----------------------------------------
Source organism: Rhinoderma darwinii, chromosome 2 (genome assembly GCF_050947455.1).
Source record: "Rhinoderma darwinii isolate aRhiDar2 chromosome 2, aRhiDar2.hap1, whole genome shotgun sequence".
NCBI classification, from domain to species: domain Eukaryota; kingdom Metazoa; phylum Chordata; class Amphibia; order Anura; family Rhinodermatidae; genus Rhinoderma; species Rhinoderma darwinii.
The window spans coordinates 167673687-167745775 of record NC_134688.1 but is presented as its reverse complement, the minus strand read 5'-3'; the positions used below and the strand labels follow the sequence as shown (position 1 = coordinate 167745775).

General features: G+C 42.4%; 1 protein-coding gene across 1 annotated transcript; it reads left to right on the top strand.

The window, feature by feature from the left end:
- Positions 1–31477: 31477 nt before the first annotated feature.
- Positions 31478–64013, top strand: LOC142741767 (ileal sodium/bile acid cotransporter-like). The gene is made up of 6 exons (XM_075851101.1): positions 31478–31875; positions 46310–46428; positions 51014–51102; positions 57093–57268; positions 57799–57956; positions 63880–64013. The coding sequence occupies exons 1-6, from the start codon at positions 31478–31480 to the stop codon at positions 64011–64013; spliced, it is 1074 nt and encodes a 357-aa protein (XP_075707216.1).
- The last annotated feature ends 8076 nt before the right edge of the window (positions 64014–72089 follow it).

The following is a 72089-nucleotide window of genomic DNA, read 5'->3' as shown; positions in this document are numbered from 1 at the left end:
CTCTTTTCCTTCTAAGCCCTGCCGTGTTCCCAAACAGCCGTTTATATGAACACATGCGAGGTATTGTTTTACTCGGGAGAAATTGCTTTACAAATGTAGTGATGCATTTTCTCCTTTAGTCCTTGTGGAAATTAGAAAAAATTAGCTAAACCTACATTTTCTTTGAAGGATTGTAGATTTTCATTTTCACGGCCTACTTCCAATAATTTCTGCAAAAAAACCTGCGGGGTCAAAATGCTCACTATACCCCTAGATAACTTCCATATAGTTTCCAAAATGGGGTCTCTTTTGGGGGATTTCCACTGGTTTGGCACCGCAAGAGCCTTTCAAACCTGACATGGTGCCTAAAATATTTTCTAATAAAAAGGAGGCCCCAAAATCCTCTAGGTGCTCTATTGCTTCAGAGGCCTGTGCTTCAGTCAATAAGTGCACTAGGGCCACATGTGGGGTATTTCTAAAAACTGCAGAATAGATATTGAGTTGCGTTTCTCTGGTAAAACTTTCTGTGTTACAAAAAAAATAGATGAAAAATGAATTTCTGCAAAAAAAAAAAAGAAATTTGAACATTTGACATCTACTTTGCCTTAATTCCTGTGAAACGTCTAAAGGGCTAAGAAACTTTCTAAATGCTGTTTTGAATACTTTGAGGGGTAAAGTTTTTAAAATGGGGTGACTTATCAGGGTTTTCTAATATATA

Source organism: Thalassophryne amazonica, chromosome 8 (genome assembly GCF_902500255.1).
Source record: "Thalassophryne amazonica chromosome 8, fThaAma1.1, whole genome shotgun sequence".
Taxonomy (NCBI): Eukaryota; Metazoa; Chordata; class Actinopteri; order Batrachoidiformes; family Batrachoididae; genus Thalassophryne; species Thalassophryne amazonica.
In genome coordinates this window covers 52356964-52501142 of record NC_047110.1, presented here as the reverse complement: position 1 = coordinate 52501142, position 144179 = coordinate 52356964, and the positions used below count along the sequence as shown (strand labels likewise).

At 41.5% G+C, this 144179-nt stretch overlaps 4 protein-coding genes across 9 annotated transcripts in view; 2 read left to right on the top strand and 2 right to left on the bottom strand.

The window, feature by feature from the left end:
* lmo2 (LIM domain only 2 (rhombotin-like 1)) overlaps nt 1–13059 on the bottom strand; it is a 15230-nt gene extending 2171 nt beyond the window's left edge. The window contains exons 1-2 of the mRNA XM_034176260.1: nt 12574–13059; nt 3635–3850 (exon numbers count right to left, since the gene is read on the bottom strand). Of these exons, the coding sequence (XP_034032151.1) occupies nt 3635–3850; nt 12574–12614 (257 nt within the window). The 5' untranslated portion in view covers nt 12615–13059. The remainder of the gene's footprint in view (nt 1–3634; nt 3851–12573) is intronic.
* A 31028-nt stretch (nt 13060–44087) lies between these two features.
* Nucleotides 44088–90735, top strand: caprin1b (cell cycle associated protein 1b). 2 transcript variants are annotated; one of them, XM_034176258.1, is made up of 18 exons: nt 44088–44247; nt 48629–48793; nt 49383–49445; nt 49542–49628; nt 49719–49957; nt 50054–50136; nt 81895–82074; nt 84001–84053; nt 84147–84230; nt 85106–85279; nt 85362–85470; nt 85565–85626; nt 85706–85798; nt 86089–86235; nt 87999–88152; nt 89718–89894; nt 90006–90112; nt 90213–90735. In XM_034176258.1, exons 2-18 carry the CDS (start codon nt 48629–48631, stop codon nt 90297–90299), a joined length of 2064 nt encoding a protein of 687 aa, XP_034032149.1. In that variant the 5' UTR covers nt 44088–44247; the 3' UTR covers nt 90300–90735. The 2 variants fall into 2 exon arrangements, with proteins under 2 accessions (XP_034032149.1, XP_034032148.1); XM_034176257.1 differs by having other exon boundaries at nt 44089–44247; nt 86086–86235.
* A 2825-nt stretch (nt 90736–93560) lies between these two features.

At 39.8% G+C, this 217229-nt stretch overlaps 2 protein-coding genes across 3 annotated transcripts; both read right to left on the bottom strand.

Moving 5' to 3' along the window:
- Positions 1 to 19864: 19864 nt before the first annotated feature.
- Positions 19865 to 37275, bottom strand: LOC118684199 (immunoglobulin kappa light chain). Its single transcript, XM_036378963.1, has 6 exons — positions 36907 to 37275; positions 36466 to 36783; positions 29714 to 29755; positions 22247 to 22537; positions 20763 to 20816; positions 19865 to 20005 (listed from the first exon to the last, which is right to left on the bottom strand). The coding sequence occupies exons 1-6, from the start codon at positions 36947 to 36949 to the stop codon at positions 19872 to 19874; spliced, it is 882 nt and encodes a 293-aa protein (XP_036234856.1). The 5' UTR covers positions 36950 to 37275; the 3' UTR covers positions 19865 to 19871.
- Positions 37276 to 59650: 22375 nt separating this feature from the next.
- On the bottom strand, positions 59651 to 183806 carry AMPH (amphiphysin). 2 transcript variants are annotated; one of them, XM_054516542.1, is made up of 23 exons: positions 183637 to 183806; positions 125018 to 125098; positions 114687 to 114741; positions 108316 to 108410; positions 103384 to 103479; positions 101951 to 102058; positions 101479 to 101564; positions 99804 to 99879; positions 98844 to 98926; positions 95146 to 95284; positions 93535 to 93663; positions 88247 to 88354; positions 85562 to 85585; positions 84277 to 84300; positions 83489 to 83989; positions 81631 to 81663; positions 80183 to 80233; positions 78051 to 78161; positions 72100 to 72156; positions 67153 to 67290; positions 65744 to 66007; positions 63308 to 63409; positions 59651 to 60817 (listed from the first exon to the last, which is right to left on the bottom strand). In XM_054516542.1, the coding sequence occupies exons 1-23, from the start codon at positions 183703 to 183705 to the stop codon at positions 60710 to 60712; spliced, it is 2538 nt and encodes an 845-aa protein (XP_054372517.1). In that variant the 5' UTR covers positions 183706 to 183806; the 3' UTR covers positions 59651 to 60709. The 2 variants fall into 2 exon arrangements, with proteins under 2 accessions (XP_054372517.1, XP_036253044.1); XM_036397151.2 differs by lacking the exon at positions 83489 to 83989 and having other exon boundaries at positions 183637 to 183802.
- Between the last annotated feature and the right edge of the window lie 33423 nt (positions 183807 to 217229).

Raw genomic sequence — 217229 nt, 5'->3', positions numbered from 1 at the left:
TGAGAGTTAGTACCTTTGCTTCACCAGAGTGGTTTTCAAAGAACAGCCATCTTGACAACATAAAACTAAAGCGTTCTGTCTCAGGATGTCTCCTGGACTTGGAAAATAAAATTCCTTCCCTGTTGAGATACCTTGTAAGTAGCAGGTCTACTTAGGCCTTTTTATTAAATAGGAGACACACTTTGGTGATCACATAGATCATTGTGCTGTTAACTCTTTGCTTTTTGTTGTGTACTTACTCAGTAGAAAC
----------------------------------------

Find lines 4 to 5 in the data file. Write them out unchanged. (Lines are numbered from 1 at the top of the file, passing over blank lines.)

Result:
The window spans coordinates 167673687-167745775 of record NC_134688.1 but is presented as its reverse complement, the minus strand read 5'-3'; the positions used below and the strand labels follow the sequence as shown (position 1 = coordinate 167745775).

General features: G+C 42.4%; 1 protein-coding gene across 1 annotated transcript; it reads left to right on the top strand.